McCaffrey has only played receiver for a couple of seasons so he has plenty of room to grow at the position. Being drafted by Minnesota would be a perfect scenario. He wouldn't have to be forced into action, with Brandon Powell starting in the slot. He can hone his skills working with Jefferson and company, seeing spot duty on Sundays. Maybe by midseason, or if an injury forces it, he could start seeing an increased role until he takes over the slot from Powell.

Frank Gore Jr. - RB (Southern Mississippi)

Running back is a position the Vikings could address, as Aaron Jones will likely only be with the team for one season, and Ty Chandler is far from proven. Behind those two are a kick returner and a seventh-round pick who looks like he may not make a UFL roster. Minnesota could use another body in the backfield and the son of an NFL legend would be a wise investment of a late Day 3 pick.

Gore doesn't have the size or power of his old man, but he's quicker, shiftier, and a little faster. He does possess toughness, but his vision and patience as a runner are his best attributes. Gore didn't have the best offensive line in front of him at Southern Miss, but he still ran for over 4,000 yards in his college career and scored an impressive 26 touchdowns. He can make yards happen when they shouldn't be there, and that says a lot about the type of competitor he is.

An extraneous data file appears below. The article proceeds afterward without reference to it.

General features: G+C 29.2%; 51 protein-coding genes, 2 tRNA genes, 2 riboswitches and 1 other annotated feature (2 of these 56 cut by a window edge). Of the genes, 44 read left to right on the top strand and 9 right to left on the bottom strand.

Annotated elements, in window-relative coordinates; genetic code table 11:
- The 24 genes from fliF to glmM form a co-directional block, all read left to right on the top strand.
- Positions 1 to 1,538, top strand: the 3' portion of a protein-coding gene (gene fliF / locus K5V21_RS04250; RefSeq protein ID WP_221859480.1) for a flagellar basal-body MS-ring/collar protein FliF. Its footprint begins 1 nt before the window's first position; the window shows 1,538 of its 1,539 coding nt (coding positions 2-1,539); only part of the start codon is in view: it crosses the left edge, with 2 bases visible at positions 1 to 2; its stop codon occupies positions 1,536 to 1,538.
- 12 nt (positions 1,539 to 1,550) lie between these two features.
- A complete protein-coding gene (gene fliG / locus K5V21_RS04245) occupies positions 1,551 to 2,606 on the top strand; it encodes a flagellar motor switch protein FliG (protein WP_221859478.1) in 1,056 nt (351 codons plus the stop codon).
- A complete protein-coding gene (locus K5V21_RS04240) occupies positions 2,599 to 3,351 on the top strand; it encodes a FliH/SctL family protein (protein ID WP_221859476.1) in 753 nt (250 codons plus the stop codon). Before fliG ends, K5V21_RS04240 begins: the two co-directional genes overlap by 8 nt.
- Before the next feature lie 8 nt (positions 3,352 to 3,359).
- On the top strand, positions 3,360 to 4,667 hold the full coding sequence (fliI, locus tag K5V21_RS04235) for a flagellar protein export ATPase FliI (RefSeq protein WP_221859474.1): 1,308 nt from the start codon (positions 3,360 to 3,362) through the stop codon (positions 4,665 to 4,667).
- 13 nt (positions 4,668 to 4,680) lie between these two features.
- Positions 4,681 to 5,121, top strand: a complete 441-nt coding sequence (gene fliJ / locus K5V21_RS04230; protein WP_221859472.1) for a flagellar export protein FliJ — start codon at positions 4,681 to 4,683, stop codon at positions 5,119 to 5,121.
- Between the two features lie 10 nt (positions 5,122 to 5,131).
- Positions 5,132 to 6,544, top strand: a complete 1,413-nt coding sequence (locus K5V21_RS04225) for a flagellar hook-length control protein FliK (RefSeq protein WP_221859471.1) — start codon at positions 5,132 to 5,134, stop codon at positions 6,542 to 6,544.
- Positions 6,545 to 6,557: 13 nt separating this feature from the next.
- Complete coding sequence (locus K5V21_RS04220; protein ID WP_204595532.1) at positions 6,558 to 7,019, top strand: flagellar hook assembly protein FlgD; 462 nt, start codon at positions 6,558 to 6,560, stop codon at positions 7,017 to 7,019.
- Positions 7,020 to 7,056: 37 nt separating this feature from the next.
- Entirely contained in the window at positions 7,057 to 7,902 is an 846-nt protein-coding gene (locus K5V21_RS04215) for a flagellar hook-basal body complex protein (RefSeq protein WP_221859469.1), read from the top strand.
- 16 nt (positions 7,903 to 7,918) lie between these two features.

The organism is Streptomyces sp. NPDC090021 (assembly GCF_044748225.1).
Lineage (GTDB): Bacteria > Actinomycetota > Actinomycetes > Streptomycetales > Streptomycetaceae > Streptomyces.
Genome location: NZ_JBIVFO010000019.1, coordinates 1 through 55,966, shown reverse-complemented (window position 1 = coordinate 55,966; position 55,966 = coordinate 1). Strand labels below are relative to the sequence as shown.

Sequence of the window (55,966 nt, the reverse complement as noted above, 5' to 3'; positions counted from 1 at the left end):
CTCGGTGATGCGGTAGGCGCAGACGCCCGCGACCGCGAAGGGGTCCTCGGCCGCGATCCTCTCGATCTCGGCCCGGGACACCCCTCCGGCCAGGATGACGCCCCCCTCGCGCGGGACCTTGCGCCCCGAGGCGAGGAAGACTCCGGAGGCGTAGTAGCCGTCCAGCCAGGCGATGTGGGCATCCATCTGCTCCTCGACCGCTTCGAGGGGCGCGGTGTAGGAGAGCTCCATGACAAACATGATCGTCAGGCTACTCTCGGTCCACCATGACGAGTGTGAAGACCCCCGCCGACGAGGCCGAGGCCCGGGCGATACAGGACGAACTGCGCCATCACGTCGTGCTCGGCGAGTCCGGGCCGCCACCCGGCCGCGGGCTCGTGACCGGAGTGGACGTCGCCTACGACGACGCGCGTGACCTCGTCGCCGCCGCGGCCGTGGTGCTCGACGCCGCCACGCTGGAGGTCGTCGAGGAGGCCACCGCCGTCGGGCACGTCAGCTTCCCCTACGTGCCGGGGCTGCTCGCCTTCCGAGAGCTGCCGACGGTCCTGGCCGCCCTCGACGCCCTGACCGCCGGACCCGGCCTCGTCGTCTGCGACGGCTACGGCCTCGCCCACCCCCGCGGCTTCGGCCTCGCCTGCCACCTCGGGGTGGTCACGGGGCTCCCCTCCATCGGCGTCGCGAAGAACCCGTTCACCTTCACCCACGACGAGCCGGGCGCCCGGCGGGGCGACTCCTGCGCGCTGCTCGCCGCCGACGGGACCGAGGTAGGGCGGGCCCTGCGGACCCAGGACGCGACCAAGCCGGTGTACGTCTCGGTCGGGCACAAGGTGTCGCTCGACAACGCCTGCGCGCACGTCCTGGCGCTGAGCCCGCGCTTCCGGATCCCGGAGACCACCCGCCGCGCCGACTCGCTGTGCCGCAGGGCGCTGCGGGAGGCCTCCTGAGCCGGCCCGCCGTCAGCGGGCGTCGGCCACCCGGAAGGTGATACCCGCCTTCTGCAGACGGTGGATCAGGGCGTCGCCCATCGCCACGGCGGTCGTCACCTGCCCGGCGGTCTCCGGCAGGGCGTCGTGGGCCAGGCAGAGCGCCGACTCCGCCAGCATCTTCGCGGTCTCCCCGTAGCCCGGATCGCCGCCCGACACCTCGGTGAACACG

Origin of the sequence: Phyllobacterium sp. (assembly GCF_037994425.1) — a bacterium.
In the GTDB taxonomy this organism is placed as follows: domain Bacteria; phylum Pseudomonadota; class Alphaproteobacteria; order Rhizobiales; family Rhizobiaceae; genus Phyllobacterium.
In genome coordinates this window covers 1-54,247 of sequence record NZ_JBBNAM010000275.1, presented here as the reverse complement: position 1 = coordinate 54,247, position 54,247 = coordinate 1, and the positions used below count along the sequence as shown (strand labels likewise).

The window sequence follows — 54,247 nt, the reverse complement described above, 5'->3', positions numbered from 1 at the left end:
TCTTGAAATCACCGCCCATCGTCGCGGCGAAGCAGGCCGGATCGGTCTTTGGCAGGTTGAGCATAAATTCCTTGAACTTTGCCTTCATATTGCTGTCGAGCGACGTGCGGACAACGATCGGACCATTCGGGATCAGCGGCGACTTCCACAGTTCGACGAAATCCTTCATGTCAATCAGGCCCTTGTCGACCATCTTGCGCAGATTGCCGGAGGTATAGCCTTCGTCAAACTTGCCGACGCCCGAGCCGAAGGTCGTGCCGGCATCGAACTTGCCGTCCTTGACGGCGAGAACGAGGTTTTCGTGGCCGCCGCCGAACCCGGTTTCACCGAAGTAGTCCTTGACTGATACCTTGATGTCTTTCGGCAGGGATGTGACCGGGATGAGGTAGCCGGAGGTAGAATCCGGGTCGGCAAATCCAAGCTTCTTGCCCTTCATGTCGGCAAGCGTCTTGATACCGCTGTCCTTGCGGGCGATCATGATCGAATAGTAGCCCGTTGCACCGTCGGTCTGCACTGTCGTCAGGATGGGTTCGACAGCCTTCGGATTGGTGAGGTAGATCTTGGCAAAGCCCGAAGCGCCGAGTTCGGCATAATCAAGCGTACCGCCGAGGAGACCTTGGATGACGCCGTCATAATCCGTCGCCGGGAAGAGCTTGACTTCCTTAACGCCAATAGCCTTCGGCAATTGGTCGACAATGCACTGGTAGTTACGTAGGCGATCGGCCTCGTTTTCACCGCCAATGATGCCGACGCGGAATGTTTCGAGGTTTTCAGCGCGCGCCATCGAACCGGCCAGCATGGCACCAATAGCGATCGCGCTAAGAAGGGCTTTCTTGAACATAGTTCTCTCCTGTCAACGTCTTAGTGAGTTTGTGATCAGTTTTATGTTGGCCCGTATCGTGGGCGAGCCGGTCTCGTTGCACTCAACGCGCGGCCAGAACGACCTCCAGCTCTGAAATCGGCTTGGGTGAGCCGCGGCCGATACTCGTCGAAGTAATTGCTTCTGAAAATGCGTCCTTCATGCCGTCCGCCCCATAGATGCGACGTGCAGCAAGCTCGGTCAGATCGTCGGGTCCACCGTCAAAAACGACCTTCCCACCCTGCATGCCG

Gore can also be an asset as a pass catcher, as he hauled in 75 balls in his career for 692 yards. He may never be a featured back in the league or a Pro Bowler like his father Frank Gore Sr., but he'd be a nice depth piece and could work well as part of a rotation.

Kris Jenkins - DT (Michigan)

Kris Jenkins would fill a huge need for the Vikings, as they are in desperate need of landing a high-level talent on their defensive line. Jenkins is a high-motor player who never stops attacking and he's also the son of former four-time Pro Bowler from the Carolina Panthers, Kris Jenkins.

Jenkins only had 4.5 sacks at Michigan, but he was constantly creating pressure on his own, and he has a wide variety of pass-rushing moves. Jenkins also has very active hands that he uses to get around bigger blockers. He's a hair undersized, so he'd likely line up at end, but he would bring the energy and playmaking ability that Minnesota has lacked on the defensive line for the last few seasons.